Mexico

Event

Are Soda Taxes an Answer in the Fight Against Obesity? A Progress Report From Mexico

Speaker: Juan Rivera
Presider: Thomas J. Bollyky

In 2014, Mexico, which has a higher rate of adult obesity than the United States, became one of the first countries to implement a nationwide soda tax. Dr. Juan Rivera of the National Institutes of Public Health of Mexico joins CFR’s Thomas Bollyky to discuss the early results from the first year of that tax and its implications for the use of soda taxes in other countries and cities.

See more in Mexico; Health Policy and Initiatives

Primary Sources

Documents of U.S.-Mexico High Level Economic Dialogue

The U.S.-Mexico High Level Economic Dialogue was created by U.S. President Barack Obama and Mexican President Enrique Peña Nieto in May 2013 and the first cabinet-level meeting was convened September 2013 in Mexico City. Vice President Biden hosted the January 6, 2015 meeting in Washington. Participating U.S. agencies include Departments of State and Commerce, and the Office of the U.S. Trade Representative. In 2015, strategic goals are focused on energy; modern borders; work force development; regulatory cooperation; partnering in regional and global leadership; and stakeholder engagement.

See more in Mexico; United States; Competitiveness; Trade

Other Report

Spillovers From Falling Oil Prices: Risks to Mexico and the United States

Authors: Michael A. Levi, Alexandra Mahler-Haug, and Shannon K. O'Neil

U.S. policymakers who worry about the impact of energy developments on geopolitics typically think of high oil prices as bad news and low prices as an unalloyed good. But a sustained drop in oil prices can be dangerous as well. This paper investigates Mexican vulnerability to falling oil prices—and spillovers to the United States—to show how troublesome such a development might be.

See more in Mexico; Oil; Budget, Debt, and Deficits

Must Read

New Yorker: The Hunt For El Chapo

Author: Patrick Radden Keefe

"[Joaquin] Guzman has been characterized by the U.S. Treasury Department as "the world's most powerful drug trafficker," and after the killing of Osama bin Laden, three years ago, he became perhaps the most wanted fugitive on the planet. Mexican politicians promised to bring him to justice, and the U.S. offered a five-million-dollar reward for information leading to his capture. But part of Guzmán's fame stemmed from the perception that he was uncatchable, and he continued to thrive, consolidating control of key smuggling routes and extending his operation into new markets in Europe, Asia, and Australia. According to one study, the Sinaloa cartel is now active in more than fifty countries."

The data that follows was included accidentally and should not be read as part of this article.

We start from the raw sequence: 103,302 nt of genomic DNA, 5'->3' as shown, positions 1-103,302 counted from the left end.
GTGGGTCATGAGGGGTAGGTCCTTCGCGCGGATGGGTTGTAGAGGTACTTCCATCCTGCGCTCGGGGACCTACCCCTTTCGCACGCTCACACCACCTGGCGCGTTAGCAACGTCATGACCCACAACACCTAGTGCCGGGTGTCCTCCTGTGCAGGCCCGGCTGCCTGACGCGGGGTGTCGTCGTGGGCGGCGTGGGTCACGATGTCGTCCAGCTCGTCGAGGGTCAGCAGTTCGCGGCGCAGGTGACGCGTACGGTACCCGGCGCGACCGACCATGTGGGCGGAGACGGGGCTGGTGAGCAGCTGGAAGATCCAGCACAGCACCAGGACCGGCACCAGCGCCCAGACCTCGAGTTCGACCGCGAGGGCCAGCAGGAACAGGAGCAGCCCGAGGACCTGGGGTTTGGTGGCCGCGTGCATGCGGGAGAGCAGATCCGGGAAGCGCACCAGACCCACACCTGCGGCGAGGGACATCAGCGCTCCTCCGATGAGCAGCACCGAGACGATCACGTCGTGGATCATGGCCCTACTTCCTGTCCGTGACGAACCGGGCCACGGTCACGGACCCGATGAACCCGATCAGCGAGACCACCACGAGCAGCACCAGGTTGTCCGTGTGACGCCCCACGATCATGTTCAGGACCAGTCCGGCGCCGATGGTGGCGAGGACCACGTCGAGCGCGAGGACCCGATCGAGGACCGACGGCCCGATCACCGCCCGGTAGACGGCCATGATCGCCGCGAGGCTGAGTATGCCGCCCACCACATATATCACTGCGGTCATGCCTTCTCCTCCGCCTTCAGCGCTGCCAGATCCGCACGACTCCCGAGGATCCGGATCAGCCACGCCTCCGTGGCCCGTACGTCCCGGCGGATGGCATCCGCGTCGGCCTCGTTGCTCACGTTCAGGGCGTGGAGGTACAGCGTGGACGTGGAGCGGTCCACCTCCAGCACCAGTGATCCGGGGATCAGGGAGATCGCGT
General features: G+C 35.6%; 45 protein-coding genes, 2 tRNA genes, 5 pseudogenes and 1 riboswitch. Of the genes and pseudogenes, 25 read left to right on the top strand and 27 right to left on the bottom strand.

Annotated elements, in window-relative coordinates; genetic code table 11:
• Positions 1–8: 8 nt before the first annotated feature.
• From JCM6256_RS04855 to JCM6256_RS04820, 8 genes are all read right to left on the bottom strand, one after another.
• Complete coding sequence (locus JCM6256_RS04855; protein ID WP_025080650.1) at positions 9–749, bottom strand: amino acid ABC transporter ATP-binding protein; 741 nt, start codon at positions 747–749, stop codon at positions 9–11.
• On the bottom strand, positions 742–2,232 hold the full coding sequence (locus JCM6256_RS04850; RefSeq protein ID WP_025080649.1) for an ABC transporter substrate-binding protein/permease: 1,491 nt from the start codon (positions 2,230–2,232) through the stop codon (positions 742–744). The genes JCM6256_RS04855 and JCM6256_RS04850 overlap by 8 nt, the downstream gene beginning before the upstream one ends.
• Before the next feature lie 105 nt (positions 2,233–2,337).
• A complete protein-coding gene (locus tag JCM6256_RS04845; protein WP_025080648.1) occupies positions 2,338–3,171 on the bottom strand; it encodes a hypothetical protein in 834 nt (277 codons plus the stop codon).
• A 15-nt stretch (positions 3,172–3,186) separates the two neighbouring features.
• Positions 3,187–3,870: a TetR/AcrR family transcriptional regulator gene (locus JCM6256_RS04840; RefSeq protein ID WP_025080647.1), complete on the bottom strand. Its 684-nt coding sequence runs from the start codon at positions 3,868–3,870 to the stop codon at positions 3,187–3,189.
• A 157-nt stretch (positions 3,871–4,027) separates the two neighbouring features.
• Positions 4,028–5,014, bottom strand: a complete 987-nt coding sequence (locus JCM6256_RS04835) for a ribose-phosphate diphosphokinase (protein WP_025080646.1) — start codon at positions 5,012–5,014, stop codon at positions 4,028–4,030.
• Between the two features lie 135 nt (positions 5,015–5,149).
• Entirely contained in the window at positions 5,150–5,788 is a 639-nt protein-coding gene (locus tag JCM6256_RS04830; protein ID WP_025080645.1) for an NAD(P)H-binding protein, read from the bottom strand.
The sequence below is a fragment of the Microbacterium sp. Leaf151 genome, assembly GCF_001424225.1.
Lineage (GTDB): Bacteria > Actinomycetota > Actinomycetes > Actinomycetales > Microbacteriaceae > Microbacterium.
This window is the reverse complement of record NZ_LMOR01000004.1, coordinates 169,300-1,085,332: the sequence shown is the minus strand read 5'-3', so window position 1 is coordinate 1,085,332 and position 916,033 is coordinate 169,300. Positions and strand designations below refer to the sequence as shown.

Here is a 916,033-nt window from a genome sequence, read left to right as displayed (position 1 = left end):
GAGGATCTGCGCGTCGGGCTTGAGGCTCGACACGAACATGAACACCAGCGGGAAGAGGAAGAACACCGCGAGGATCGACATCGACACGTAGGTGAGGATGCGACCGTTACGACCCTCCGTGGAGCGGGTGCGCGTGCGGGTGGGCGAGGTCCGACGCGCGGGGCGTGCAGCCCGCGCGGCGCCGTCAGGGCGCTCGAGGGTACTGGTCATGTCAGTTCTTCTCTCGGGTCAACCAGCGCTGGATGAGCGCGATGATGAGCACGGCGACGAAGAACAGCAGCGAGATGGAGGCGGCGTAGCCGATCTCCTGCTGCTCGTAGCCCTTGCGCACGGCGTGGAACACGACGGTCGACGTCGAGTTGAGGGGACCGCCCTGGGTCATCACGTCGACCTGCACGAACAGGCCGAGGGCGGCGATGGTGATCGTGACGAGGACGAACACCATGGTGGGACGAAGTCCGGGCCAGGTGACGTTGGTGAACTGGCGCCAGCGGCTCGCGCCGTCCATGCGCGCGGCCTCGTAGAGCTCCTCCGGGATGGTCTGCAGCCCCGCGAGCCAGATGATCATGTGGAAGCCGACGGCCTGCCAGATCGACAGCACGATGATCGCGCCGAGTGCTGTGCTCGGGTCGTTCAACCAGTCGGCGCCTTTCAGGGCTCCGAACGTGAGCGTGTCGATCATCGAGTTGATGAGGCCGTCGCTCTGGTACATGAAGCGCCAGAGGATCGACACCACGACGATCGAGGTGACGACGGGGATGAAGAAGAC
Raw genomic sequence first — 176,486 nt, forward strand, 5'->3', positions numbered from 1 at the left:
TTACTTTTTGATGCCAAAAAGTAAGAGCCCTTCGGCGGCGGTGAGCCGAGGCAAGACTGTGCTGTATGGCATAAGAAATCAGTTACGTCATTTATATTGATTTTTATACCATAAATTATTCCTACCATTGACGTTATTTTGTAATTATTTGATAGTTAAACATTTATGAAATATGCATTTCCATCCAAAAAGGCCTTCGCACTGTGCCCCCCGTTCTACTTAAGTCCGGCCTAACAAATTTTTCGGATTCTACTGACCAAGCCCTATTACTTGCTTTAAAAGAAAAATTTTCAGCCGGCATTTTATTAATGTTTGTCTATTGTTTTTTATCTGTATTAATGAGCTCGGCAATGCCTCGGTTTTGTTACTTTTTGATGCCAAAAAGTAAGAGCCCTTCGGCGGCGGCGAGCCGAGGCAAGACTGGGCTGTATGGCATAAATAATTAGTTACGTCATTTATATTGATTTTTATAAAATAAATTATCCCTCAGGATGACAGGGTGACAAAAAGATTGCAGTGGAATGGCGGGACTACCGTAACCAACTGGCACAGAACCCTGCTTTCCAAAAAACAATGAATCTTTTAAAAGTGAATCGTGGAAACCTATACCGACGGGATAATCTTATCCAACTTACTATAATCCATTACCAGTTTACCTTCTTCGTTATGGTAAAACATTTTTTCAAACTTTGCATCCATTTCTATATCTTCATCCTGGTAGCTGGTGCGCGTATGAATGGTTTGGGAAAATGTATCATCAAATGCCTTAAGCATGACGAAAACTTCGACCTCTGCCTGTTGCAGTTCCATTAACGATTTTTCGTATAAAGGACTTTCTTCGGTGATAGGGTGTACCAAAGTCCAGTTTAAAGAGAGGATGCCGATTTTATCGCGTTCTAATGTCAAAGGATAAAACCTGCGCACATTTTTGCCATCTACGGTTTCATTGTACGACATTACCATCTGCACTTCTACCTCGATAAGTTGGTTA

See more in Mexico; Politics and Strategy

Op-Ed

Arms, the United States, and the Americas

Author: Julia E. Sweig
Folha de Sao Paulo

The issue of gun control is far from limited to the domestic politics of the United States: transnational gun trafficking makes armed violence a continental problem. The United States and Brazil, home to the largest arms industries in the Hemisphere, should partner to safeguard weapons stocks and staunch the flow of illegal weapons to illicit groups writes Julia Sweig.

See more in Americas; Mexico; United States; Nonproliferation, Arms Control, and Disarmament

Foreign Affairs Article

The Rise of Mexico’s Self-Defense Forces

Authors: Patricio Afura-Heim and Ralph Espach

Across Mexico, the lawlessness and carnage of the drug wars have given rise to scores of local self-defense forces aiming to defend their communities. The federal government may be tempted to disband and disarm these armed vigilantes, but until it can shape up its security sector, the local groups offer an imperfect but acceptable alternative.

See more in Mexico; Homeland Security; Drug Trafficking and Control